ODOT plans major improvements to highways

More people are driving more miles, ODOT planner says.
LIBERTY -- The Ohio Department of Transportation envisions some major improvements to bring the state's highway system up to the demands of the 21st century, and the main corridors in the Mahoning Valley will be a significant beneficiary of those upgrades.
"If we can improve the efficiency of the transportation system, we can improve the business environment in Ohio," by reducing transportation costs, said Suzanne Rhodes, administrator of ODOT's office of urban and corridor planning. Transportation costs account for between 1 percent to 14 percent of retail prices, she said.
The occasion was a public meeting on ODOT's statewide Access Ohio plan for 2004 to 2030, which was attended by about 20 people Tuesday at the Liberty Township Administration Building.
"More and more people are driving more and more miles," Rhodes said. "Safety is the No. 1 priority in this plan and for ODOT," she said.
Among the states, Ohio ranks second in number of bridges behind Texas, third in value of freight, fourth in interstate highway mileage, and fifth in traffic volume, she said.
"Most of the freight is going by truck, and it's going east-west, and, frankly, it is coming right through your area," she told the audience. "We recognize your roads are all beaten up because you're carrying such heavy truck traffic," she said.
A major component of the state plan here is a $200 million effort to improve a 7.5-mile stretch of Interstate 80 from state Route 46 in Austintown to state Route 193 (Belmont Avenue) in Liberty, said Edward W. Deley Jr., an ODOT environmental coordinator.
Improvements planned there include pavement replacement, bridge rehabilitation and ramp improvements designed for safer acceleration and merging of traffic. Part of this effort now under way is reconstruction of the I-80 and state Route 46 interchange, he added.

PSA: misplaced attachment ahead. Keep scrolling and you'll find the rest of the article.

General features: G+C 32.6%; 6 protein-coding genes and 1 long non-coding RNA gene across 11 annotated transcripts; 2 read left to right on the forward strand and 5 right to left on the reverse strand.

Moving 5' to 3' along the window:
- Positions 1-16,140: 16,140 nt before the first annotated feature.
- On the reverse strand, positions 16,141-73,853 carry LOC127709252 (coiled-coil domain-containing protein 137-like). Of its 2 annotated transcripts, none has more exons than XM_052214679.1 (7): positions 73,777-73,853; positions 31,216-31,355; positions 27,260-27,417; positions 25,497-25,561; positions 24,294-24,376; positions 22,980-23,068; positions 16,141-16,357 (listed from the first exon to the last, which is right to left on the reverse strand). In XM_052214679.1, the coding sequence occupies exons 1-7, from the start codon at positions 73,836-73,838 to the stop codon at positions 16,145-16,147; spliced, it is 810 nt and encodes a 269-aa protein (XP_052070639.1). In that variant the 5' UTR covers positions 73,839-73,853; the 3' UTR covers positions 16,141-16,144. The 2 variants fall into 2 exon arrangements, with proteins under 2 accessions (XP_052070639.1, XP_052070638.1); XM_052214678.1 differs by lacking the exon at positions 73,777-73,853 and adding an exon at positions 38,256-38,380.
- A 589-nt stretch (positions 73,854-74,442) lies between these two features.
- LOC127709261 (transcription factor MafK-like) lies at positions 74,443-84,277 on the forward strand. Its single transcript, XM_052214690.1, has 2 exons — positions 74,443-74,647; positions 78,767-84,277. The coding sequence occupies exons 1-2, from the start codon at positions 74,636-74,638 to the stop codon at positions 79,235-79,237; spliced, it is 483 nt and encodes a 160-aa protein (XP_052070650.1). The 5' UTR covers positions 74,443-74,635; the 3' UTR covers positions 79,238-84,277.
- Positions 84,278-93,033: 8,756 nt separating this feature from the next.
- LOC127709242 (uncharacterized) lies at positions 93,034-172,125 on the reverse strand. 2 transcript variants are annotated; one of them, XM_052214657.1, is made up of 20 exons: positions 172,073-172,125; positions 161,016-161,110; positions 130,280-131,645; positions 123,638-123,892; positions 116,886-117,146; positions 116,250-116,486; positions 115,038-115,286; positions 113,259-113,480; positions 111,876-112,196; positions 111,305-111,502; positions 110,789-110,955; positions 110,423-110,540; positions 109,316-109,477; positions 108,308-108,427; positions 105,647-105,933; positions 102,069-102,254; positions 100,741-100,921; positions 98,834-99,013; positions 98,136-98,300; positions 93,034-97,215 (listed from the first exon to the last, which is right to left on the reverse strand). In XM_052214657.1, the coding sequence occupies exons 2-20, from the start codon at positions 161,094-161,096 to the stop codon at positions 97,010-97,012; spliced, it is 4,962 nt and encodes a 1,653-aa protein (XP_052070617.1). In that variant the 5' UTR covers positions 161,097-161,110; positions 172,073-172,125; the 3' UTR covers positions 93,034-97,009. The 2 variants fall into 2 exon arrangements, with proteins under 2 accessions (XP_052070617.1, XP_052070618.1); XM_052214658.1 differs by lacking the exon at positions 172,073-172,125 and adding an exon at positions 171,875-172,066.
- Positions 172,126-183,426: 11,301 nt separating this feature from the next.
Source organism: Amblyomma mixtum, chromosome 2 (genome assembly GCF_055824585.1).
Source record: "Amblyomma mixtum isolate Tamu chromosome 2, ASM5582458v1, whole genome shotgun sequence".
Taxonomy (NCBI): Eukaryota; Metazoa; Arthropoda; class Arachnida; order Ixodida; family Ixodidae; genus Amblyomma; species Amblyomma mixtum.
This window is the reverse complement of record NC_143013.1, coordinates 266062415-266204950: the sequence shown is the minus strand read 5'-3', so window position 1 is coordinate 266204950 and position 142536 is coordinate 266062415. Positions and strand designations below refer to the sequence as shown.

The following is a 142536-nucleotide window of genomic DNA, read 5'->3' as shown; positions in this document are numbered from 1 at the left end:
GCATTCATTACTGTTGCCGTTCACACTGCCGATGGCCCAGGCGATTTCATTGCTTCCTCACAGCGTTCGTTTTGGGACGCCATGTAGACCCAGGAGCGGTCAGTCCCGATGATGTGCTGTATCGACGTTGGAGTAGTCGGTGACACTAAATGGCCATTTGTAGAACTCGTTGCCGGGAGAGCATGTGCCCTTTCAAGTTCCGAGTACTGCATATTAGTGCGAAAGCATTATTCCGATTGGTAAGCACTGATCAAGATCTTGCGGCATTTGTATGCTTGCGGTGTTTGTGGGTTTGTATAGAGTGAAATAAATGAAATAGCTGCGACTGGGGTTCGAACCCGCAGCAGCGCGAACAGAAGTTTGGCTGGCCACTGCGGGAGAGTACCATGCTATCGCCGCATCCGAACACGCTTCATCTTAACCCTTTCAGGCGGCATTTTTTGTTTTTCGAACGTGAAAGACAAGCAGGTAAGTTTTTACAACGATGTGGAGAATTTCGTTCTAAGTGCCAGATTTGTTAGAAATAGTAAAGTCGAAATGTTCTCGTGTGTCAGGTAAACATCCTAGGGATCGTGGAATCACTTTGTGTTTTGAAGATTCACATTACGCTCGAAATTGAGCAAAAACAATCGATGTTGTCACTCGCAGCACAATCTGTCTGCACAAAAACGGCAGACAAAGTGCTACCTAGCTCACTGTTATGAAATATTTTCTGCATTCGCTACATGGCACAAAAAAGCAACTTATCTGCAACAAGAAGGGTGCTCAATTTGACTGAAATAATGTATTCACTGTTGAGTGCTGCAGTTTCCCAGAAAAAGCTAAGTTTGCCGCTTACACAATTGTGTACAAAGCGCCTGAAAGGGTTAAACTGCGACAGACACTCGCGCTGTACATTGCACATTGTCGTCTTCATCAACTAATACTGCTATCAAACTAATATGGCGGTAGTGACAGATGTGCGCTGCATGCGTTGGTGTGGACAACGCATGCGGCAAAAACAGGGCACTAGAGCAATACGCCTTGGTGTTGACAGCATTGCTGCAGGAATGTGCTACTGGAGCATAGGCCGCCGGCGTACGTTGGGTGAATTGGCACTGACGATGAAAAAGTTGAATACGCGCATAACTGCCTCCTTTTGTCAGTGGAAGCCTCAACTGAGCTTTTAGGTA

Another project calls for replacing two two-lane bridges carrying I-80 over Meander Reservoir with two three-lane bridges and widening I-80 to three lanes in each direction from the Ohio Turnpike to Interstate 680.
ODOT gives high priority to improvement of what it calls "macro-corridors" -- main highway routes carrying the most traffic -- which constitute 3 percent of the state's highway mileage, but carry 28 percent of the traffic, Rhodes said.
"There is a commitment to rebuilding the entire interstate system between now and 2030. We are slowly making our way across the state. It was built 40 years ago. Concrete and asphalt only last so long. It was not designed to take the truck loadings that we have going on now,'' she added.
"It's a pain to be on the roads with all the trucks, and I feel like we're just trying to expand the roads, but they're just going to be filled,'' said the Rev. Susan Frederick-Gray, pastor of First Unitarian Church in Youngstown, who advocated expansion of mass transit.
"Public transportation requires people to walk more and bike more," to get to the bus or train. "All of that supports better health," she added.
"Something needs to be done to promote everybody riding public transportation," agreed Lark Dickstein of Youngstown.

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